On Monday April 10th, 2pm the full City Council is scheduled to approve an upzone in South Lake Union and Downtown generating a multi-million dollar windfall for developers. Under the Mayor’s ‘HALA’ proposal however, the developers ‘mandatory housing obligation’ will only require them to set aside a handful of units at so called affordable rent levels – as low as 2.1 percent of the units they build or the equivalent in an ‘in-lieu of’ fee. Councilmember Herbold’s amendment would raise the requirement to 5% – still small but a substantial increase over the current proposal. This one change would ensure developers downtown and in SLU provided an additional 500 affordable units and another $40 million in ‘in-lieu of’ fees. The City’s own consultants show developers easily can meet the additional requirement while still walking away with a healthy return. Is it too much to ask that developers assume a greater share of the cost of replacing housing their projects remove and finding housing for those who are displaced and gentrified out of their homes to their projects?
If you are able to come to the Full Council meeting on the 10th, 2pm in Council Chambers and give public testimony, that would be great, too. But whatever you do, and do it now if you can….
Contact: Debra Juarez District 5 206-684-8805 and email@example.com Bruce Harrell District 2 206-684-8804 firstname.lastname@example.org Sally Bagshaw, District 7 206-684-8801 email@example.com Mike O’Brien, District 6 206-884-8800 firstname.lastname@example.org Tim Burgess, Position 8 206-684-8806 email@example.com Lorena Gonzalez, Position 9 206-684-8802 firstname.lastname@example.org Lisa Herbold , District 1 206-684-8803 email@example.com Kshama Sawant, District 3 206-684-8016 firstname.lastname@example.org Rob Johnson, District 4 206-684-8808 email@example.com Council Website: http://www.seattle.gov/council/meet-the-council
See CM Herbolds blog for more info: http://herbold.seattle.gov/downtownsouth-lake-union-mha-south-park-crime-and-public-safety-survey-harbor-ave-sw-and-sw-spokane-street-intersection-improvements-chief-sealth-high-school-walkway-improvements/ And this Seattle Fair Growth post for more background: https://seattlefairgrowth.wordpress.com/2017/03/14/downtown-developers-getting-a-pass-on-affordable-housing-requirements/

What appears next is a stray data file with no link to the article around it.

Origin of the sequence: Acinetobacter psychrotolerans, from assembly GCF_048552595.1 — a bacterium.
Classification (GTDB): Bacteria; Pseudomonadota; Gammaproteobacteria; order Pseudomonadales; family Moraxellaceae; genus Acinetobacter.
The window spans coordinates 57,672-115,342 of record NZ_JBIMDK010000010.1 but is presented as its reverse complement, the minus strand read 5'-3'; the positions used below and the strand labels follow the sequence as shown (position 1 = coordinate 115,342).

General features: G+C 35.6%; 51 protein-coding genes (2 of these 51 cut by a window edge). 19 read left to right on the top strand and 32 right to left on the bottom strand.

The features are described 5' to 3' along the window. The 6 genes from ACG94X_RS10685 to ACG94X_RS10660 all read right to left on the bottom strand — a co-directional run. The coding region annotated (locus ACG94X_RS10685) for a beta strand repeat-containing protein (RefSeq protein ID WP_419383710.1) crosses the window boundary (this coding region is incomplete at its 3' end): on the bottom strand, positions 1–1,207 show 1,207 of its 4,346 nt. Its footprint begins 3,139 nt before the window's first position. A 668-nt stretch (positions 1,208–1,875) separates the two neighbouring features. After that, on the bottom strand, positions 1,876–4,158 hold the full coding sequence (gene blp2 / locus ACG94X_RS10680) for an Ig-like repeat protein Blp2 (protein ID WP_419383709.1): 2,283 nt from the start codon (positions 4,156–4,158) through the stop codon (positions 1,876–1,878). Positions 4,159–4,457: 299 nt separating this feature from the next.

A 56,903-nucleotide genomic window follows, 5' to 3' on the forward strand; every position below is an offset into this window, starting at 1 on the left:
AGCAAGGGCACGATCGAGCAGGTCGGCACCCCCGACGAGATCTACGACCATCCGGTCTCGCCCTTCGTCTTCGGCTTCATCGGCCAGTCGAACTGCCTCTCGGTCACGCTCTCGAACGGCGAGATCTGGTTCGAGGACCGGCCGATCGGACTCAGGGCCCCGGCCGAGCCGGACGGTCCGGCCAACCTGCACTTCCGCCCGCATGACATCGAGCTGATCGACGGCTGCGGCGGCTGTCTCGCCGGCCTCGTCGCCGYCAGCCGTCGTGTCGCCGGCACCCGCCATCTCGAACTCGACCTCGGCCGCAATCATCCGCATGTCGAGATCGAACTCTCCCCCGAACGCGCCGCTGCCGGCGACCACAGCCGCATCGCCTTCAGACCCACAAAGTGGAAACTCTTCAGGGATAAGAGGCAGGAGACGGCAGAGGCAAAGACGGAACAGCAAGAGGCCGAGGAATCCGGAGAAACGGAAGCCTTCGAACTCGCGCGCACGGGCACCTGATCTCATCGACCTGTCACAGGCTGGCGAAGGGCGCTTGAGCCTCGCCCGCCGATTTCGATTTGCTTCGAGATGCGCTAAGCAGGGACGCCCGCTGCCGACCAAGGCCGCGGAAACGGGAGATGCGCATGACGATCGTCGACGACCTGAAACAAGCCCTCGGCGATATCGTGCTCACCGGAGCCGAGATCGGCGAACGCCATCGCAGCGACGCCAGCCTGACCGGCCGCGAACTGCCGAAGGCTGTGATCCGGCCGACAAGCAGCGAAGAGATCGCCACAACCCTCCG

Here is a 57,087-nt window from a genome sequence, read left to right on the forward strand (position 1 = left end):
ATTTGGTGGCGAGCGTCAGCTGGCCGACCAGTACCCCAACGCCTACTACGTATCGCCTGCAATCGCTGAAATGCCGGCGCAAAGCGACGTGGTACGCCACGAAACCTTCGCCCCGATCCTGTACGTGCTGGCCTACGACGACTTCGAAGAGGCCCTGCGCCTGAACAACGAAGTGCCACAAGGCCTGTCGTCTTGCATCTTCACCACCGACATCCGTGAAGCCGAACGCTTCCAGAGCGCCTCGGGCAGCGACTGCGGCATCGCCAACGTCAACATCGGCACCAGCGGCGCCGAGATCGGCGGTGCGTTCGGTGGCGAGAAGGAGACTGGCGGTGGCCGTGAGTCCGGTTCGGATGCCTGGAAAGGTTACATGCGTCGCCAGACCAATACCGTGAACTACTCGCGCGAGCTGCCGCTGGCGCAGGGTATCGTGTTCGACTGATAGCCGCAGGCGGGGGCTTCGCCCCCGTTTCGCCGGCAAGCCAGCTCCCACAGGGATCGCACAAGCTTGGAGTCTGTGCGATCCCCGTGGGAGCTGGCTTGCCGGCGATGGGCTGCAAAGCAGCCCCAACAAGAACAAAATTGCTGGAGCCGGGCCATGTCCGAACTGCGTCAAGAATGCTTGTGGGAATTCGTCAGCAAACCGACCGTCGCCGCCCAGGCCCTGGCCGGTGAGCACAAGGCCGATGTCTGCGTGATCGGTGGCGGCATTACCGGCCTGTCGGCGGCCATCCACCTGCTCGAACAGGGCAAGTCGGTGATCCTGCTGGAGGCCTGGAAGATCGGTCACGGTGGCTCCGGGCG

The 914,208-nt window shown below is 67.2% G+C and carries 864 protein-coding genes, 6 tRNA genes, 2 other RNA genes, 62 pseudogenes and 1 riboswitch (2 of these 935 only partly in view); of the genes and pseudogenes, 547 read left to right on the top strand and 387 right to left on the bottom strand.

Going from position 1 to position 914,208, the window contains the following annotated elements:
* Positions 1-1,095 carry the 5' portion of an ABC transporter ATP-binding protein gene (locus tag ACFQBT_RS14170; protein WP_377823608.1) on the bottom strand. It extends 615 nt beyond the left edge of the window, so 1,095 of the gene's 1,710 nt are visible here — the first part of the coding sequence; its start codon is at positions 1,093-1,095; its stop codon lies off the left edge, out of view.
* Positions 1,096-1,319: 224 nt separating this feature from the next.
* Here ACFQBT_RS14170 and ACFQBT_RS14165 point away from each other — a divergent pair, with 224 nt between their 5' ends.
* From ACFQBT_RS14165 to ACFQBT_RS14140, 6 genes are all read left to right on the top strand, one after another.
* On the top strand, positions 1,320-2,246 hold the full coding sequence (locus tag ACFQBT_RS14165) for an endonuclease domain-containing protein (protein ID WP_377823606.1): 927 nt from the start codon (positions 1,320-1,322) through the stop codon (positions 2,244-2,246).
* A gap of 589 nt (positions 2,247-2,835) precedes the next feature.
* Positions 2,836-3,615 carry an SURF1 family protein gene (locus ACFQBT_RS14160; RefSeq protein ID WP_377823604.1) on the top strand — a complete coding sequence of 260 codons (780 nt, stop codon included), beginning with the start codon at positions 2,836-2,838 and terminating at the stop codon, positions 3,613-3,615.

Percent of city’s land zoned single-family: 35.4% source: Land Use Appendix, Comp Plan
Many city leaders, the planners representing them, and pro-upzone, pro-developer interests have put communities on the defensive by reframing the debate and mischaracterizing those who stand in their way
Needless to say, it’s a tried and true political technique. Repeating a big lie over and over again until it’s embedded irreversibly into the public subconscious; conventional wisdom that “everyone knows is true”. However false a phrase or even use of a word may be in describing something, when repeated often enough in print or in settings by those that can command a stage, it can irrevocably alter the storyline helping either to perpetuate the status quo or “make change imaginable and urgent”.
In his masterpiece of political cynicism written over 500 years ago, “The Prince,” Machiavelli told rulers that “occasionally words must serve to veil the facts. But let this happen in such a way that no one become aware of it; or, if it should be noticed, excuses must be at hand to be produced immediately.” (source here)
Developers and their “urbanist” apologists, our Mayor, and most at City Hall now on an “upzoning” binge certainly have taken these words to heart.
Protesters outside Milo’s talk at the University of Washington (iww.org)
Radical unionist gets married in hospital, still supports the right to bear arms and wants restorative justice, not prison, for his shooter
On Jan. 20, Hex (a pseudonym), 34, a member of the Industrial Workers of the World (IWW), was shot at a demonstration at the University of Washington protesting the appearance of Milo Yiannopoulos, an alt-right speaker and writer who was formerly a senior editor at Breitbart News. On March 28, The Seattle Times reported, Elizabeth Hokoana, 29, “shot the protester because she believed her husband, Marc Hokoana, was in imminent danger of death or serious injury.”
Earlier, on March 4, Hex gave his first interview about the incident, his philosophy and his recovery to Mind Over Matters, a public affairs program on KEXP 90.3 FM, hosted by Mike McCormick. The following article is an edited version of that interview.
Hex says that during his hospital stay, he married his
boyfriend partner. He adds that he still supports the Second Amendment’s right-to-bear arms, although he himself does not carry a gun. And he also explains why he does not want his shooter to go to prison, but hopes to achieve “restorative justice” by entering a dialogue with his attacker.